Rules Guy: I noticed a player pushing down on the grass behind their ball before hitting. Is this legal?
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With all the rain we’ve had this year, the rough has been extremely hard to escape. I’ve noticed people basically flattening the grass behind their ball during their pre-shot routine. I am sure this is a penalty but don’t know which one, or what the penalty is. Yet this is okay to do on the tee box, yes? If so, why? —John Bowman, Westerville, Ohio
The teeing area is treated different under the rules because … well, it just is.
For starters, you’re allowed to tee the ball up there, and nowhere else, right? If you want to create some sort of irregularity of surface by, say, pressing down on the ground behind the tee, that’s kosher, too. So, let’s leave the tee box out of this because, once we’re past that, we’re playing the ball as it lies.
A player is allowed to lightly ground the club right in front of or behind the ball, which means just setting it down enough to support its weight. If that’s all a player’s doing, even if it creates an improvement to the lie there is no penalty — see Rule 8.1b. If, however, a player goes beyond that (say, from light tapping to mush-mush-mushing) and creates an improvement, under Rule 8.1(a) it’s the general penalty of two strokes in stroke play and loss of hole in match play.
Should your opponent or fellow competitor disagree with your penalty call (we’ll assume he or she hasn’t called the penalty on him or herself), the committee will need to step in and adjudicate.
For more guidance from our guru, read on …
For many years now, as part of my pre-shot routine for all strokes, I stand directly behind my ball and locate something beyond my desired landing spot for which to aim. I extend my club toward that distant point, slowly lowering it until I identify an area two inches to a foot directly in front of my ball. Then I lightly ground my club for a split-second to touch that spot—the purpose being to burn into my brain that exact point so I can readily identify it when I set up to take the stroke. I don’t press the club to the ground or repeatedly tap it, and in no way do I intend to (or actually) improve the conditions affecting my stroke. So, is this permitted? If so, is there a maximum allowable distance in front of the ball to do so? —Deb Rose, via email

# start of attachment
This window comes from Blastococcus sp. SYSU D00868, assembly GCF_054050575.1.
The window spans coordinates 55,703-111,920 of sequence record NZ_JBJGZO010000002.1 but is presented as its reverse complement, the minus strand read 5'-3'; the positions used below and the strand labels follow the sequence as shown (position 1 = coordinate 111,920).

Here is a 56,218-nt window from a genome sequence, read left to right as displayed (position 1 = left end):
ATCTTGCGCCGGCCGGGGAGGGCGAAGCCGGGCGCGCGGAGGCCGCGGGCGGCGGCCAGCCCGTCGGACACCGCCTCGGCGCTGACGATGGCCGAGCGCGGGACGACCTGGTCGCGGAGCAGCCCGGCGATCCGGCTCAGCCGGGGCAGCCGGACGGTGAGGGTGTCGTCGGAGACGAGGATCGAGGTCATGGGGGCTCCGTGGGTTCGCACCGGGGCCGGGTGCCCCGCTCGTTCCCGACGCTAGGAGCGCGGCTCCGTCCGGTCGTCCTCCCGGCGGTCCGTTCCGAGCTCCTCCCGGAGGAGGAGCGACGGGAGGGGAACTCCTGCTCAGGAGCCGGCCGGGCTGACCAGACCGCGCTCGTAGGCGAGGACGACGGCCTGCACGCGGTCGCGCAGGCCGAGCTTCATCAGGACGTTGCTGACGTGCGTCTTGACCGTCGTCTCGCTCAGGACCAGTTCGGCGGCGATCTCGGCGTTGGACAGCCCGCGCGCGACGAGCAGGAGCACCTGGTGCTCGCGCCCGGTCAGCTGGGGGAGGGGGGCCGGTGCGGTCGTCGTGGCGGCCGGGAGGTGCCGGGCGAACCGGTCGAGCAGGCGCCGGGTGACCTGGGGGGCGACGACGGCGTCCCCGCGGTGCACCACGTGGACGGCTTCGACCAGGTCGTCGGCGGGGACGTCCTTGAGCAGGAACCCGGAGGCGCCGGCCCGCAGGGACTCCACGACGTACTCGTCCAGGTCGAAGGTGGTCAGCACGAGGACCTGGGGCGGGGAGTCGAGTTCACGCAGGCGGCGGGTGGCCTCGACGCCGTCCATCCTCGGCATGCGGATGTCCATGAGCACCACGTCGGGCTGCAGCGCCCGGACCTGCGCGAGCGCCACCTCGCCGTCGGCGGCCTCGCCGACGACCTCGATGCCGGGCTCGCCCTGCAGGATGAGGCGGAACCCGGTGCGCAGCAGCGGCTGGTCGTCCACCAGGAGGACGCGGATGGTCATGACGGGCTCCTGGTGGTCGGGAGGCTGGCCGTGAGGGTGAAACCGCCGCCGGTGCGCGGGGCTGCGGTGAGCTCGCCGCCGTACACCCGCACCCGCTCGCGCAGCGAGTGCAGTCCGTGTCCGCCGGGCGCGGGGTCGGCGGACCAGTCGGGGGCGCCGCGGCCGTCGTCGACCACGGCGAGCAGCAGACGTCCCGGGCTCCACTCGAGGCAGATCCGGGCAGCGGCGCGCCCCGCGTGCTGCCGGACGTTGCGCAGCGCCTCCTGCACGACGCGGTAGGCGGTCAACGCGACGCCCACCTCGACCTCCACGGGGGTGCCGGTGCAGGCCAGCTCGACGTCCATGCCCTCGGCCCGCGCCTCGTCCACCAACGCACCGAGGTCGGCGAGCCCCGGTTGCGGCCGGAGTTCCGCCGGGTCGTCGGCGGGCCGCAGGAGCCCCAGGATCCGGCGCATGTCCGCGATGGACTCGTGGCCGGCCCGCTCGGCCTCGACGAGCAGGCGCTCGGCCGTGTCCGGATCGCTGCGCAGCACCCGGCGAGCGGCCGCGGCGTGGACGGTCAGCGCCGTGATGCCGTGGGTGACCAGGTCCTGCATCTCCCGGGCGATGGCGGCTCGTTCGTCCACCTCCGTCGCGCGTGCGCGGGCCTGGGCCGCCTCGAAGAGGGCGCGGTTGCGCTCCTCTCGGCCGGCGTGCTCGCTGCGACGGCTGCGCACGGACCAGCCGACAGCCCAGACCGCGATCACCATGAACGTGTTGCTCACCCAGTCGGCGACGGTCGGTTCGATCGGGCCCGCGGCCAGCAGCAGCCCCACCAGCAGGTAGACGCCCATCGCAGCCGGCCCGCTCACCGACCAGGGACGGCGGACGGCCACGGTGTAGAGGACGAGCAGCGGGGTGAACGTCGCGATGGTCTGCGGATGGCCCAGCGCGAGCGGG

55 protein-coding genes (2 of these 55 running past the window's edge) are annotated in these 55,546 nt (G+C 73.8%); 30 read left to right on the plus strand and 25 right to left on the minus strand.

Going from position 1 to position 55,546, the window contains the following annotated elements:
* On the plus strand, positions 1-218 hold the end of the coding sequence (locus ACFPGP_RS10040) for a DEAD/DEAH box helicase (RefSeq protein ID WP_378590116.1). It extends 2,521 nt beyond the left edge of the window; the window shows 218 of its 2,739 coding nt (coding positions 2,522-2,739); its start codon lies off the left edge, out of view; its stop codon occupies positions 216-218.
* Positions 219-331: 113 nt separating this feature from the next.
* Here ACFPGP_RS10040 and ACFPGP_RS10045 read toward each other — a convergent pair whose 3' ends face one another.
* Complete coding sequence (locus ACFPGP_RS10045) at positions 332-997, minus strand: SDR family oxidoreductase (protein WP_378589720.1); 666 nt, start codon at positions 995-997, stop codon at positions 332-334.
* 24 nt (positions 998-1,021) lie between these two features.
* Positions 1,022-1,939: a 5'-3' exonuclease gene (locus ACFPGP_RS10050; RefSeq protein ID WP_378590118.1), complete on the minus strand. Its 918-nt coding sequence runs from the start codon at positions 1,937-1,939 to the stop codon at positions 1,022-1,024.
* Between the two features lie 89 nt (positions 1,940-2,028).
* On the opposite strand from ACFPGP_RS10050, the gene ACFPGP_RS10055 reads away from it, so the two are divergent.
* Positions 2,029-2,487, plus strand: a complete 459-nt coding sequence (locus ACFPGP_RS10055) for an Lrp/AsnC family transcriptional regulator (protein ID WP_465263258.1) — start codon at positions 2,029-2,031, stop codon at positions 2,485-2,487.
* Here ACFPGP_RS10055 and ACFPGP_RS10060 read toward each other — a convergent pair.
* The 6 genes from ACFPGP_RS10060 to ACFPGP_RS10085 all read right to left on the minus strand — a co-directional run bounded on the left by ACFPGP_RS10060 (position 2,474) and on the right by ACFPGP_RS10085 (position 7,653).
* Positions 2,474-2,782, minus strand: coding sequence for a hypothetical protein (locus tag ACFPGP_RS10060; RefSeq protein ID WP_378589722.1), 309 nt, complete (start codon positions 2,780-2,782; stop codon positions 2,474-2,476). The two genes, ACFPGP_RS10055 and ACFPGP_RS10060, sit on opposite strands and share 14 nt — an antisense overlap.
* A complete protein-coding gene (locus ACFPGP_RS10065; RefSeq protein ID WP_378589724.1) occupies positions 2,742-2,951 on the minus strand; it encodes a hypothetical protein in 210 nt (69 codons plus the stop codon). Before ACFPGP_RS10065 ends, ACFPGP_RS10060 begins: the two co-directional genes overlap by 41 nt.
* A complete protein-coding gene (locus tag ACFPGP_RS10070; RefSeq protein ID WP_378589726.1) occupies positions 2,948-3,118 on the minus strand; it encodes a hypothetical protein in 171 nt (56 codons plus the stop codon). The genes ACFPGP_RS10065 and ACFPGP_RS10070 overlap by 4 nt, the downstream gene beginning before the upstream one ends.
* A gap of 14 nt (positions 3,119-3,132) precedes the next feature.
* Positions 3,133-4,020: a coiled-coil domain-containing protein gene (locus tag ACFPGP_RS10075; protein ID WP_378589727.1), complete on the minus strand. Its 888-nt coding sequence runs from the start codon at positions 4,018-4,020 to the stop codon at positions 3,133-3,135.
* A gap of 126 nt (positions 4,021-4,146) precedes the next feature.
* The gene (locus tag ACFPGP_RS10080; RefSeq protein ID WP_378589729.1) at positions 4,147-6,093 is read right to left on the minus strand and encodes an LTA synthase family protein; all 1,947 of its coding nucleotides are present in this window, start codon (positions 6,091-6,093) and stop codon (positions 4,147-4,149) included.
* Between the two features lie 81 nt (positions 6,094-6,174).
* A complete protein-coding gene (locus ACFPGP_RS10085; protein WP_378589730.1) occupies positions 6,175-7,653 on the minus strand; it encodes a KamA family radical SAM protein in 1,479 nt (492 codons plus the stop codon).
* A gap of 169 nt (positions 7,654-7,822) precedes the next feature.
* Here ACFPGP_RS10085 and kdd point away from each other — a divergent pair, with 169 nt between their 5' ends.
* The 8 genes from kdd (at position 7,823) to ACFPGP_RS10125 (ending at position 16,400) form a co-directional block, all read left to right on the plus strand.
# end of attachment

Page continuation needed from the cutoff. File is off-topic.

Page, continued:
Rules Guy’s neighbor once approvingly, and malaprop-ingly, referred to his contractor as “very particulous” — that is, both particular and meticulous.
Deb, without meaning to cast aspersions, you sound very particulous as well. (Also very deliberate, but we will give you the benefit of the doubt that all this prep work takes place double-time.)
All that said, so long as you don’t physically leave a mark and don’t let go of the club in the process, there’s nothing wrong with your, er, process.
Rule 10.2b(3) prohibits setting down an object or a similar action such as creating a mark; there’s no prohibition on picking a preexisting point and using your club in your hand to help yourself align to that point.
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